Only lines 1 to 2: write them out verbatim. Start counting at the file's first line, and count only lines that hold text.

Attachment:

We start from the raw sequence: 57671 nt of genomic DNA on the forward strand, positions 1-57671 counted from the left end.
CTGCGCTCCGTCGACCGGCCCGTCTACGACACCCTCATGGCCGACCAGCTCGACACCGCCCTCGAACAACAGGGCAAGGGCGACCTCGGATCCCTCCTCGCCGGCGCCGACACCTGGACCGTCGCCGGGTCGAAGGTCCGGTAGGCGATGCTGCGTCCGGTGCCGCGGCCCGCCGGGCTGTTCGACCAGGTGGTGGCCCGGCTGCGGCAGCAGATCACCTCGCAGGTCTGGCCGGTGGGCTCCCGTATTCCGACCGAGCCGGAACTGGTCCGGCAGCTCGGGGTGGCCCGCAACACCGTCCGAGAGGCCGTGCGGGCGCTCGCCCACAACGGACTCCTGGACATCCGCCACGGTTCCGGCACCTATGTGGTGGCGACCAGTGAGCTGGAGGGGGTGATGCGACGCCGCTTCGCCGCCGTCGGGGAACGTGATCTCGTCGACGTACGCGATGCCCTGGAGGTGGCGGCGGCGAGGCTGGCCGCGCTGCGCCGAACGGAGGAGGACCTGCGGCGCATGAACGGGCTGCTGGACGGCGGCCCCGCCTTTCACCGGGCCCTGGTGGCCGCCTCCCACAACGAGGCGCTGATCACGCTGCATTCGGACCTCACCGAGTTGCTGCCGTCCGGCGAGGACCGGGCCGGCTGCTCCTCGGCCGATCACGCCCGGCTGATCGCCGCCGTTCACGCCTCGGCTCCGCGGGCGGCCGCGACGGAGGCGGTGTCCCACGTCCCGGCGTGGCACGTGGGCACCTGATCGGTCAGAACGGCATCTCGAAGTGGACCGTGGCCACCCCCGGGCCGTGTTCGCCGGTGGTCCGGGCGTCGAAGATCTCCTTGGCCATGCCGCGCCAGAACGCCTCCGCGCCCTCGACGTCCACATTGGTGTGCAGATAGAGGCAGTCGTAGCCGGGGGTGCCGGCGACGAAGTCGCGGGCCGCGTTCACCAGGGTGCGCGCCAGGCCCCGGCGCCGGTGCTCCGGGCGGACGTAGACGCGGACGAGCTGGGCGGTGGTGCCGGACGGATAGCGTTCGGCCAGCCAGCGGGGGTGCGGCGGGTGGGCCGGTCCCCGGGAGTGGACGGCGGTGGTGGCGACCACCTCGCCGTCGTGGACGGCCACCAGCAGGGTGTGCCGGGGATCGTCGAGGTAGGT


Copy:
We start from the raw sequence: 57671 nt of genomic DNA on the forward strand, positions 1-57671 counted from the left end.
CTGCGCTCCGTCGACCGGCCCGTCTACGACACCCTCATGGCCGACCAGCTCGACACCGCCCTCGAACAACAGGGCAAGGGCGACCTCGGATCCCTCCTCGCCGGCGCCGACACCTGGACCGTCGCCGGGTCGAAGGTCCGGTAGGCGATGCTGCGTCCGGTGCCGCGGCCCGCCGGGCTGTTCGACCAGGTGGTGGCCCGGCTGCGGCAGCAGATCACCTCGCAGGTCTGGCCGGTGGGCTCCCGTATTCCGACCGAGCCGGAACTGGTCCGGCAGCTCGGGGTGGCCCGCAACACCGTCCGAGAGGCCGTGCGGGCGCTCGCCCACAACGGACTCCTGGACATCCGCCACGGTTCCGGCACCTATGTGGTGGCGACCAGTGAGCTGGAGGGGGTGATGCGACGCCGCTTCGCCGCCGTCGGGGAACGTGATCTCGTCGACGTACGCGATGCCCTGGAGGTGGCGGCGGCGAGGCTGGCCGCGCTGCGCCGAACGGAGGAGGACCTGCGGCGCATGAACGGGCTGCTGGACGGCGGCCCCGCCTTTCACCGGGCCCTGGTGGCCGCCTCCCACAACGAGGCGCTGATCACGCTGCATTCGGACCTCACCGAGTTGCTGCCGTCCGGCGAGGACCGGGCCGGCTGCTCCTCGGCCGATCACGCCCGGCTGATCGCCGCCGTTCACGCCTCGGCTCCGCGGGCGGCCGCGACGGAGGCGGTGTCCCACGTCCCGGCGTGGCACGTGGGCACCTGATCGGTCAGAACGGCATCTCGAAGTGGACCGTGGCCACCCCCGGGCCGTGTTCGCCGGTGGTCCGGGCGTCGAAGATCTCCTTGGCCATGCCGCGCCAGAACGCCTCCGCGCCCTCGACGTCCACATTGGTGTGCAGATAGAGGCAGTCGTAGCCGGGGGTGCCGGCGACGAAGTCGCGGGCCGCGTTCACCAGGGTGCGCGCCAGGCCCCGGCGCCGGTGCTCCGGGCGGACGTAGACGCGGACGAGCTGGGCGGTGGTGCCGGACGGATAGCGTTCGGCCAGCCAGCGGGGGTGCGGCGGGTGGGCCGGTCCCCGGGAGTGGACGGCGGTGGTGGCGACCACCTCGCCGTCGTGGACGGCCACCAGCAGGGTGTGCCGGGGATCGTCGAGGTAGGT